~Barry Dransfield~

What have Mel Gibson, Mars Confectionery Ltd and Barry Dransfield got in common? (NB please take into account this is a poor attempt at wit) - the answer is.. Bounty!

Barry played the blind fiddler Michael Byrne in the film 'The Saga of HMS Bounty' which starred Mel Gibson, Daniel Day-Lewis and Anthony Hopkins. What is it with these fiddle players and the big screen? Mind you I think I'd have opted for the Ian Cutler route of getting up close to Britt Ekland in the 'Wicker Man'!


Anyway, before that Barry did a few things of note. He made two of THE classic folk albums in the company of brother Robin - 'Rout of the Blues' and 'Lord of All I Behold'. By 1974 he was a solo artiste recording an album for Polydor which has the dubious distinction of having been voted rarest folk album by Record Hunter magazine (get searchin' it has an estimated mint condition value of £100+).

For me the best bit came in 1975 when back with Robin, and Brian Harrison and wittily calling themselves "DRANSFIED" the album 'The Fiddler's Dream' was produced. One of my all time favourites - almost certainly a contributory factor to its poor sales and the consequent split of the band. When it was re-released, of course, it received wide critical acclaim.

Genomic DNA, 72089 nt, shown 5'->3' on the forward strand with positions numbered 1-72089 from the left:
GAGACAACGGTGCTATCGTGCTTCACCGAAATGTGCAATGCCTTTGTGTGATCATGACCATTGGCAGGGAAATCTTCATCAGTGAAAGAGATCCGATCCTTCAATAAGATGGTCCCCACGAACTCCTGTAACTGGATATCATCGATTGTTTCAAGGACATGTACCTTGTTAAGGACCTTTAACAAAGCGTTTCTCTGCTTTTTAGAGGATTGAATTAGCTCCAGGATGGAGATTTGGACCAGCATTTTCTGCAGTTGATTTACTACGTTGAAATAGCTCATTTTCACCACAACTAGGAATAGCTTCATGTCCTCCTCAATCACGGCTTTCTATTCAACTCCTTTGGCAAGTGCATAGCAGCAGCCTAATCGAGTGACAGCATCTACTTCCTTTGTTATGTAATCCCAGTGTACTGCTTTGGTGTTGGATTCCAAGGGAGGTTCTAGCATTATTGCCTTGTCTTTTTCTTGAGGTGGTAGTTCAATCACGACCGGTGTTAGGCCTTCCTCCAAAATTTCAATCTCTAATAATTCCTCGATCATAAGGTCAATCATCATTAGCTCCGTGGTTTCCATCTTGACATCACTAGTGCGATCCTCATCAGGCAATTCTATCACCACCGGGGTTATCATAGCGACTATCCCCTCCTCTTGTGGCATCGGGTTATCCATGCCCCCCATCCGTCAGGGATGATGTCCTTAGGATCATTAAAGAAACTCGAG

Barry, between 1978 and 1984 worked pretty hard, touring with Robin, the Albion Band and contributing to another of THE classics 'Morris On'. It was then that he got involved in the murky world of film and television composing for the film 'S.O.S Titanic', and the televison plays 'Adelaide Harris', 'Play Away', 'Samson and Delilah' and 'Ballymena Opera House'. In 1984 a second solo album appeared on Topic called 'Bowin' and Scrapin'' and that appeared to be that!

In 1986 Barry retired from live performance, opening a violin and cello restoration business in Hastings. But by 1994 he was obviously tired of the delights of Hastings, considerable though they are, because he released another album 'Be Your Own Man' and toured with Steeleye Span. Over the next two years he covered the nation's clubs and festivals and produced a final album (or is it?) called 'Wings of the Sphinx'. Then back to semi-retirement.

We liked Robin and Barry. 'tis true they always had a strong point of view.. not always one shared by the rest of mankind but they were fun, reliable and hugely talented. They kept wanting to buy our speaker cabinets from us - I wish they had now as I think they're bricked up in the walls at the Blacksmith's Arms!

Enough time has elapsed to re-charge the batteries - let's hear some more!